The Honourable Judge Amanda Woodcock found that the testimony of two agents was “measured and deliberate” and served to avoid implicating themselves in any criminal wrong-doing.


EDITORIAL – Erwiana is Not An Isolated Case, It’s The Tip of the Iceberg

As featured in the South China Morning Post.

The former employer of Erwiana Sulistyaningsih was convicted in the District Court on Tuesday of a multitude of violent crimes that left the Indonesian domestic helper a shell of her former self. The physical and psychological abuse she endured was horrific. She had little left in terms of her physical integrity and fought hard to hold onto her humanity.

Yet, since Erwiana’s case came to light barely a year ago, the Hong Kong government has taken little to no action to constructively address the inequities, discrimination and risks that foreign domestic helpers face.

The government continues to hold to the status quo position, arguing that the prevailing policies, legislation, administration and due diligence practices do not require any real change. Erwiana’s case exposed blatant shortcomings of the system, which regulates and supposedly protects foreign domestic helpers. And yet the government has been reluctant to take concrete steps to provide greater protection.

It is apparent that the government has treated Erwiana’s case as a one-off incident, a statistical outlier. It apparently continues to fail to recognise that Erwiana’s case is one of a multitude of cases of abuse of varying degrees suffered by foreign domestic helpers in Hong Kong. Such abuses include non-payment or partial payment of wages, denial of statutory holidays, psychological abuse, intimidation, and acts of violence, including sexual violence.

An Amnesty International report published in late 2013 found that almost 60 per cent of all foreign domestic helpers in Hong Kong were subjected to verbal abuse by their employers. Almost 20 per cent suffered violence at the hands of their employers and, in 2014, the Equal Opportunities Commission found that 6.5 per cent suffered sexual abuse.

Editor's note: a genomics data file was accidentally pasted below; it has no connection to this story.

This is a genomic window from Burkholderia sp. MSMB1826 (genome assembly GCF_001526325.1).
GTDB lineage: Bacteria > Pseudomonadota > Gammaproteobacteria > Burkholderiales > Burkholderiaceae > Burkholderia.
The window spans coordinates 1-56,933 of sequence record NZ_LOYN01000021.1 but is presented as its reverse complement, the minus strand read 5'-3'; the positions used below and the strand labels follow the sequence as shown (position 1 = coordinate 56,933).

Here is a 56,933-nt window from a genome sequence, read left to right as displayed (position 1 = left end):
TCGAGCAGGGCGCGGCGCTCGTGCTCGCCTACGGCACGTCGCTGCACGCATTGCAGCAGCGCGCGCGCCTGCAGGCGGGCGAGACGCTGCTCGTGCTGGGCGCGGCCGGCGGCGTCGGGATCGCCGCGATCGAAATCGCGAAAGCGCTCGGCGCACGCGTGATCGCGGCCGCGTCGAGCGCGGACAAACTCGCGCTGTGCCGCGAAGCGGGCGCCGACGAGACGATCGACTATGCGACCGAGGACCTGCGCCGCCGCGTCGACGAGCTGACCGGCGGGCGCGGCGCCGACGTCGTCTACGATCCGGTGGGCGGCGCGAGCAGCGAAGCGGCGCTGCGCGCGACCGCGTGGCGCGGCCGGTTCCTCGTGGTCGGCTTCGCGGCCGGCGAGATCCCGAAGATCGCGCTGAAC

NEWS – Justice Served: Former Employer found Guilty on 18 Charges

The packed court room broke into applause after Judge Amanda Woodcock convicted Hong Kong woman Law-Wan-tung on 18 charges for inflicting grievous bodily harm with intent, assault and criminal intimidation of Erwiana Sulistyaningsih and Tutik Lestari Ningsih.

0hHfR3U.jpg (1024×576)

“I am sure she (Erwiana) was telling the truth,” said Judge Woodcock as she read her findings the room full of journalists, activists, and friends. “I believe her testimony in its entirety,” citing credibility as a crucial issue in her findings.

“When she left Hong Kong, she was a shadow of her former self,” said Judge Woodcock, citing Erwiana’s sunken eyes, swollen eyes and faces and wounds. Some of Erwiana’s injuries were caused by prolonged exposure to water and cleaning solutions, however over a dozen other injuries were not accounted for by this explanation. The attempt by the defense to pass Erwiana’s skin problems off as acne were “desperate and fanciful constructions,” said Woodcock.


INTERVIEW – ‘No One is Just a Worker': Exclusive Interview with Author Nicole Constable on Hong Kong’s Domestic Workers

Dr. Nicole Constable, the author of ‘Born out of Place’ and ‘Maid to Order in Hong Kong’, shares her research on Hong Kong’s domestic workers. She discusses their struggles to maintain a balance between family life and work, the decision some domestic workers make to work illegally in Hong Kong, and the social exclusion and discrimination they often face.  

Dr. Nicole Constable

Dr. Nicole Constable

HK Helpers: A premise of your book is how difficult it is for domestic workers to be both a good worker and a good wife/mother/daughter. How does the requirement that domestic workers ‘live-in’ affect the family life of domestic workers even when they are already far from home?